Methods – how telesupervision and online case-based learning were used


The first TS of a clinical placement (CP2) was a two-week (ten-day) intensive course for both MSLT and BSLT cohorts simultaneously, working with voice patients in the two university SLT teaching clinics with two telesupervisors: one in Australia and one in the United Kingdom. Three SLT-trained interpreters living in Vietnam interpreted online in shifts during the two weeks. Facilitated by the telesupervisors and supported with interpreters, students not only participated in sessions directly with patients in the university clinics but also observed each other’s sessions and came together via Zoom for facilitated planning and debriefing discussions. Figure 1 illustrates key inclusions in the placement.

FIGURE 1: CP2 Voice: real patients in classroom with students, educators and interpreters online.

Supported by written teaching materials translated in advance, the schedule for the two weeks included refresher learning activities in the first two days, followed by six days of patient sessions intermingled with discussions, debriefing and planning to guide clinical reasoning. The schedule was deliberately designed to include facilitated discussions before and after all patient sessions, with a focus on clinical reasoning. Students were assessed by the telesupervisors for clinical competence in voice (60% of grade) and their individual (MSLT) or paired (BSLT) case presentations (40%) conducted over the last two days of the placement.

The synchronous online sessions occurred on the Zoom platform, and there were various technical difficulties, mostly because of intermittent poor audio or video quality. Despite these difficulties, the rollout of the subject was successful, especially considering the complexity and logistics of managing two Zoom accounts, using microphones for amplification in the classrooms, telesupervisors each in different time zones, three interpreters in different shifts and locations and students together in two university clinics for patient sessions, then at their home or work later for facilitated discussion sessions. Prerecorded videos of telesupervisors working with patients were made as backup in case patients were unable to attend at short notice. These did not have to be used, as all patients attended as planned.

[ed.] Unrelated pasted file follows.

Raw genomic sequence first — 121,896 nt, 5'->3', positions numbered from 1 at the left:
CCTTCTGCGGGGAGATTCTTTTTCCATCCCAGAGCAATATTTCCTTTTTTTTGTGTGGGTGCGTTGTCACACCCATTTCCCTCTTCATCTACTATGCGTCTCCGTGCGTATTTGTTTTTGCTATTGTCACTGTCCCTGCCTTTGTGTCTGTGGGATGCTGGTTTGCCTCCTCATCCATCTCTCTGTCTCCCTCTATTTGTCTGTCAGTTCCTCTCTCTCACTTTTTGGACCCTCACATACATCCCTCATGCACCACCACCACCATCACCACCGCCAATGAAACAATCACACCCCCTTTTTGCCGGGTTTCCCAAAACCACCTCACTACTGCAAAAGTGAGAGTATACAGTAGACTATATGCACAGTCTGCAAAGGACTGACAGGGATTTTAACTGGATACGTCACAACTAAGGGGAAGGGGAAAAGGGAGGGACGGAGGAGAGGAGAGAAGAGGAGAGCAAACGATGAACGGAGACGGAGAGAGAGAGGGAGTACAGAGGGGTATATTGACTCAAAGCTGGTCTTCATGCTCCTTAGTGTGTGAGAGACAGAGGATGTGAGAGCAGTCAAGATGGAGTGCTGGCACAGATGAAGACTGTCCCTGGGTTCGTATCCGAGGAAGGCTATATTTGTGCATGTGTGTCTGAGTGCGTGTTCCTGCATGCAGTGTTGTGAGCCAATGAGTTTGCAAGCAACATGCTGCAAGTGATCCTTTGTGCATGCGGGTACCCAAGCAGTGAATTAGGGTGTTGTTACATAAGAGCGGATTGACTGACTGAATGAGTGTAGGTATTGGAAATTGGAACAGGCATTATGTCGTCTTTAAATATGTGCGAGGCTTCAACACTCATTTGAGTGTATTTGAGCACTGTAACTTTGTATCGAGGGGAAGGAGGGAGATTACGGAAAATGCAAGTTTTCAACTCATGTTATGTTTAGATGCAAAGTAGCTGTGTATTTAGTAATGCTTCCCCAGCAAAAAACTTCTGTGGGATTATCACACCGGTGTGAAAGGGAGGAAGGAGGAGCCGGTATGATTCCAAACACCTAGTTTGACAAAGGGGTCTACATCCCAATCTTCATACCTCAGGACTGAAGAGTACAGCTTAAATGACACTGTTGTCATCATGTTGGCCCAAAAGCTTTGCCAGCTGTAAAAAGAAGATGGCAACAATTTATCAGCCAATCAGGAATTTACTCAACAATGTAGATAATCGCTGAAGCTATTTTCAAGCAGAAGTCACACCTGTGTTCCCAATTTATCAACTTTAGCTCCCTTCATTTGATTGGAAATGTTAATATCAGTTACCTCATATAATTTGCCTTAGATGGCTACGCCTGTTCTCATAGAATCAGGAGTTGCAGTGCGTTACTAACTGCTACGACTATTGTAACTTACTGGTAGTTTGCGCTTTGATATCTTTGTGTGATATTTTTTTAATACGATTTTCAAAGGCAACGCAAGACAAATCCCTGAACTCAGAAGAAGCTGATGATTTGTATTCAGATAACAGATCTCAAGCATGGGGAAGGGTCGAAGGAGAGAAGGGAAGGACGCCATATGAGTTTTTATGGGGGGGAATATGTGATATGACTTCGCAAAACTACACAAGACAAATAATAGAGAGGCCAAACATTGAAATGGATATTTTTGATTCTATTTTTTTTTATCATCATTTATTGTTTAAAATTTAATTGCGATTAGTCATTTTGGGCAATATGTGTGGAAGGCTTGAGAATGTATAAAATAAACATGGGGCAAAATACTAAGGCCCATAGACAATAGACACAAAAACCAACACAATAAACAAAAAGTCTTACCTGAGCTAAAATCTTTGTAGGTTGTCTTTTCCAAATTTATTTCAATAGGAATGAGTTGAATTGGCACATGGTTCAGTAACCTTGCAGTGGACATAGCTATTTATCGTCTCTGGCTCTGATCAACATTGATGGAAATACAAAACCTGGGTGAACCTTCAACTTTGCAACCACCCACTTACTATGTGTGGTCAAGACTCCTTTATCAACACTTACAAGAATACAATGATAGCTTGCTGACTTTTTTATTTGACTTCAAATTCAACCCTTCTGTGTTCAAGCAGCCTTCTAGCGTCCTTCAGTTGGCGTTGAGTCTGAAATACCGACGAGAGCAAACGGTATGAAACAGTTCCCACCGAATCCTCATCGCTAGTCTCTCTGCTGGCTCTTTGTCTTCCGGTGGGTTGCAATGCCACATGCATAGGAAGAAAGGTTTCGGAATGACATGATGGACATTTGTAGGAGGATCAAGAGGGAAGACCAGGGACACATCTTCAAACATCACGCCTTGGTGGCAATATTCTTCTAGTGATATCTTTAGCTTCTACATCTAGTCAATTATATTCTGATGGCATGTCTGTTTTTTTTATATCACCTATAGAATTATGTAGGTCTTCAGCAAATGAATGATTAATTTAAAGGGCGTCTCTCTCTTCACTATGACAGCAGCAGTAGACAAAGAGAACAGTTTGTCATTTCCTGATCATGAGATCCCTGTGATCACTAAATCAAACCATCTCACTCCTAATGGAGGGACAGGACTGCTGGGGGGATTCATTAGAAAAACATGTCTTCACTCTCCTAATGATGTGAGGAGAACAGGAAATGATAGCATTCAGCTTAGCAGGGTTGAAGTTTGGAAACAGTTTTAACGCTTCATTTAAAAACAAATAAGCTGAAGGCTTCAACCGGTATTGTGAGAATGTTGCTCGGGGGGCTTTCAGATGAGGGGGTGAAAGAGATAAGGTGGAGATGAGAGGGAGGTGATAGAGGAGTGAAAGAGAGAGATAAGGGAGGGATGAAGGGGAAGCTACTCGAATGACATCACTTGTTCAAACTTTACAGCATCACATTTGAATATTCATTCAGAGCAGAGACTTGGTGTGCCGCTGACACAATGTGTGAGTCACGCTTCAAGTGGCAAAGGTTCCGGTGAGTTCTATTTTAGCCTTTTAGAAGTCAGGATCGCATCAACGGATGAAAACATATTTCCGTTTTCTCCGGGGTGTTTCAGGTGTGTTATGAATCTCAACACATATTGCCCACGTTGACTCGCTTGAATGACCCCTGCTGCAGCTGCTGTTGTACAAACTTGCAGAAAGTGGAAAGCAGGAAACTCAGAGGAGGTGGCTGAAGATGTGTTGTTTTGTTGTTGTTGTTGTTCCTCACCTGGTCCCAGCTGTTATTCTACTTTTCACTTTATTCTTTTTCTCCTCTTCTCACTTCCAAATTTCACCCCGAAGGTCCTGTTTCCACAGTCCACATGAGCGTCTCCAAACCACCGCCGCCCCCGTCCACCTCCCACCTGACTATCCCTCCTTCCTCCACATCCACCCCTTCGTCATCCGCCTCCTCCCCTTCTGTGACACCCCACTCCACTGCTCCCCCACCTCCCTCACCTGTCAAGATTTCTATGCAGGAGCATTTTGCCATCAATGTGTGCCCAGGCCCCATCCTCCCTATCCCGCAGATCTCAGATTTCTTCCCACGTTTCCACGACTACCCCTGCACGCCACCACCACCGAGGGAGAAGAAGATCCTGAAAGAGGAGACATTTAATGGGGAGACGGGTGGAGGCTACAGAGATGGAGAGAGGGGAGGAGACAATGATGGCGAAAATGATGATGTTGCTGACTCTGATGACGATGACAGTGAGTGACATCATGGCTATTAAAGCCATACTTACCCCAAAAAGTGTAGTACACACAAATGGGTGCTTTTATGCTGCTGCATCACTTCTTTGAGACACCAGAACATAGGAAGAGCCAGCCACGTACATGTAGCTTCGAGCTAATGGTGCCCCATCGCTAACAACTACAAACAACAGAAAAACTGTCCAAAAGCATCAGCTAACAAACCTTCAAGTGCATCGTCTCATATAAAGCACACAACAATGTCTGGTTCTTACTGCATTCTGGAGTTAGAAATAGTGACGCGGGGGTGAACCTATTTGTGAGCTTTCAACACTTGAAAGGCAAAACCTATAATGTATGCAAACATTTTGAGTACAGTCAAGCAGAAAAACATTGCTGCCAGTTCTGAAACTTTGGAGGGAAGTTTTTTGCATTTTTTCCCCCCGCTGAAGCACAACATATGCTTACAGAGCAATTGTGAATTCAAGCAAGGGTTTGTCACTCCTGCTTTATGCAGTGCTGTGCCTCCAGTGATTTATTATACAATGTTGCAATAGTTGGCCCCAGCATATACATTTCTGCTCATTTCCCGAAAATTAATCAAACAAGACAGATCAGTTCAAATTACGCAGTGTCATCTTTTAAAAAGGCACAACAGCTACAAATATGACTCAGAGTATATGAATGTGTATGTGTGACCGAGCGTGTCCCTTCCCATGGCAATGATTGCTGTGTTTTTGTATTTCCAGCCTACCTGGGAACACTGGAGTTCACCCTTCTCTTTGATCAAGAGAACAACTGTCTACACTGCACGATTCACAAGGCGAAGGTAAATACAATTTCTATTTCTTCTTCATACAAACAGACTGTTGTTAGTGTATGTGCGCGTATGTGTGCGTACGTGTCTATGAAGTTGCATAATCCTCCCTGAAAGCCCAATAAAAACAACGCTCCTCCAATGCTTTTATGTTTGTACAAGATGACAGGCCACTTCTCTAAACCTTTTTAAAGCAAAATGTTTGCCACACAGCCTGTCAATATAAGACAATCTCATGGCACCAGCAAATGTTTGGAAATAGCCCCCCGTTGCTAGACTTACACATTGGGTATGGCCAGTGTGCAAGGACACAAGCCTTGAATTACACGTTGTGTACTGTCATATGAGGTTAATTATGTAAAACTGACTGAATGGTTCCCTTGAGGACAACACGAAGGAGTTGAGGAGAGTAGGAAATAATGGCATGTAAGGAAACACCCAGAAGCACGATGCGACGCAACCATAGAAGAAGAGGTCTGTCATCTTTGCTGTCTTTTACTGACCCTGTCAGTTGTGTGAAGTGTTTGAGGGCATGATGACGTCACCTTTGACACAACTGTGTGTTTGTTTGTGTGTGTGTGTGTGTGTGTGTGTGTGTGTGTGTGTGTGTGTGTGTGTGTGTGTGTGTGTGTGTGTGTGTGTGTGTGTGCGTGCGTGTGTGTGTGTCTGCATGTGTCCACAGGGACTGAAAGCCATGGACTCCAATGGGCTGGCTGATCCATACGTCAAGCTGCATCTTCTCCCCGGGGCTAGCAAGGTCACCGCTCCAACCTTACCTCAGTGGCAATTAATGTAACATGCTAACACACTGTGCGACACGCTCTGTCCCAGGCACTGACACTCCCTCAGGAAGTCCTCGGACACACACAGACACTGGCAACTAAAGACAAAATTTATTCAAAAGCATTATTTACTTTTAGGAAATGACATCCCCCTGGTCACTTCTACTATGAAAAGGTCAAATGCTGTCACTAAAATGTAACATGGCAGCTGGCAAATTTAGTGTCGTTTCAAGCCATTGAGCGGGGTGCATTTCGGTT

Telesupervision was also planned for the penultimate and final placements in both degrees. Students were to be placed in Vietnamese hospitals, with patients organised by Vietnamese speech and language therapists (hereafter therapists) in those facilities. Workloads of Vietnamese therapists meant they could not manage supervision of students and their normal clinical work simultaneously, and so international therapists were recruited and trained to provide online TS, using remote viewing of student interactions with consenting patients or families. However, in the weeks prior to the first TS placement for MSLT students, some hospitals advised they would not allow remote viewing of patients by TS, even though patients had consented to this. Where allowed, tablets were used to transmit a student’s session with a patient, and the interpreter typed on her computer, translating live. The telesupervisor provided suggestions for the student through the interpreter in real time. Unfortunately, within the first week of the TS placement, the second wave of the pandemic meant students were excluded from these and all subsequent placements.

Online case-based learning

The inability to continue face-to-face contact with patients during placement via TS required a rapid switch by the telesupervisors to online CBL. The goals of the online CBL for both the MSLT and BSLT placements were to develop students’:

  1. ability to identify key diagnostic and other relevant information about a patient’s communication and/or swallowing difficulties (CSwD)

  2. knowledge of assessment and intervention options for a range of patients with CSwD

  3. skills in planning culturally appropriate assessment and intervention sessions

  4. clinical reasoning ability and their capacity to articulate this, with reference to the evidence-base, the International Classification of Functioning, Disability and Health (World Health Organization, 2001) and cultural considerations.